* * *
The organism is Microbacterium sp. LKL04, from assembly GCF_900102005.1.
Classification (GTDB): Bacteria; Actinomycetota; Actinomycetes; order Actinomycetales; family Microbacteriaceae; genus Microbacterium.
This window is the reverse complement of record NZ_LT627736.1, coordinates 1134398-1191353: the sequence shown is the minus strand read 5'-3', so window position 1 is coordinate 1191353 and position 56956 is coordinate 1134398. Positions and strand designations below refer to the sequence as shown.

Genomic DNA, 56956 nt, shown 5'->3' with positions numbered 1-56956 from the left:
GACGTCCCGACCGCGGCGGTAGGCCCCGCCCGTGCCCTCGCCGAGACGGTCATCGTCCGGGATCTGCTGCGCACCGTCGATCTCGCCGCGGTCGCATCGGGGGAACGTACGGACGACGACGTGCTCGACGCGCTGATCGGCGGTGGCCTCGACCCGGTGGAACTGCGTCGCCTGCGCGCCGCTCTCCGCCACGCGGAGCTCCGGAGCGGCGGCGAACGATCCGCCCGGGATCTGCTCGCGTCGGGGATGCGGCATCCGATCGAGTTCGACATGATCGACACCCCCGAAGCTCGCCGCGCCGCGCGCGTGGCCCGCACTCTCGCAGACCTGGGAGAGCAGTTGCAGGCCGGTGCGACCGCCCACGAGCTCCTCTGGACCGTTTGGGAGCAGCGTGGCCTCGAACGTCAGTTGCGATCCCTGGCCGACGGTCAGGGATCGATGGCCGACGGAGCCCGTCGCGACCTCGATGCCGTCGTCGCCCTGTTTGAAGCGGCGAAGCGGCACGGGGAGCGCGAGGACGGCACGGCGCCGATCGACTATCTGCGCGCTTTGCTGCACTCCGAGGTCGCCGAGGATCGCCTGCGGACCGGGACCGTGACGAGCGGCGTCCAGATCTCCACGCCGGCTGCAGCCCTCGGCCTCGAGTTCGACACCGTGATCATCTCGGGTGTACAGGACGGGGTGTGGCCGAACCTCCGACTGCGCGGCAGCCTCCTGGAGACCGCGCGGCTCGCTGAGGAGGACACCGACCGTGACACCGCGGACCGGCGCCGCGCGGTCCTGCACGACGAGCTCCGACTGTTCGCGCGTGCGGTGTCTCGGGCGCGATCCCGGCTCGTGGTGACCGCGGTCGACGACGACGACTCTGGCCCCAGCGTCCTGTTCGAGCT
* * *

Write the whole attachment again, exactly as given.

The organism is Microbacterium sp. LKL04, from assembly GCF_900102005.1.
Classification (GTDB): Bacteria; Actinomycetota; Actinomycetes; order Actinomycetales; family Microbacteriaceae; genus Microbacterium.
This window is the reverse complement of record NZ_LT627736.1, coordinates 1134398-1191353: the sequence shown is the minus strand read 5'-3', so window position 1 is coordinate 1191353 and position 56956 is coordinate 1134398. Positions and strand designations below refer to the sequence as shown.

Genomic DNA, 56956 nt, shown 5'->3' with positions numbered 1-56956 from the left:
GACGTCCCGACCGCGGCGGTAGGCCCCGCCCGTGCCCTCGCCGAGACGGTCATCGTCCGGGATCTGCTGCGCACCGTCGATCTCGCCGCGGTCGCATCGGGGGAACGTACGGACGACGACGTGCTCGACGCGCTGATCGGCGGTGGCCTCGACCCGGTGGAACTGCGTCGCCTGCGCGCCGCTCTCCGCCACGCGGAGCTCCGGAGCGGCGGCGAACGATCCGCCCGGGATCTGCTCGCGTCGGGGATGCGGCATCCGATCGAGTTCGACATGATCGACACCCCCGAAGCTCGCCGCGCCGCGCGCGTGGCCCGCACTCTCGCAGACCTGGGAGAGCAGTTGCAGGCCGGTGCGACCGCCCACGAGCTCCTCTGGACCGTTTGGGAGCAGCGTGGCCTCGAACGTCAGTTGCGATCCCTGGCCGACGGTCAGGGATCGATGGCCGACGGAGCCCGTCGCGACCTCGATGCCGTCGTCGCCCTGTTTGAAGCGGCGAAGCGGCACGGGGAGCGCGAGGACGGCACGGCGCCGATCGACTATCTGCGCGCTTTGCTGCACTCCGAGGTCGCCGAGGATCGCCTGCGGACCGGGACCGTGACGAGCGGCGTCCAGATCTCCACGCCGGCTGCAGCCCTCGGCCTCGAGTTCGACACCGTGATCATCTCGGGTGTACAGGACGGGGTGTGGCCGAACCTCCGACTGCGCGGCAGCCTCCTGGAGACCGCGCGGCTCGCTGAGGAGGACACCGACCGTGACACCGCGGACCGGCGCCGCGCGGTCCTGCACGACGAGCTCCGACTGTTCGCGCGTGCGGTGTCTCGGGCGCGATCCCGGCTCGTGGTGACCGCGGTCGACGACGACGACTCTGGCCCCAGCGTCCTGTTCGAGCT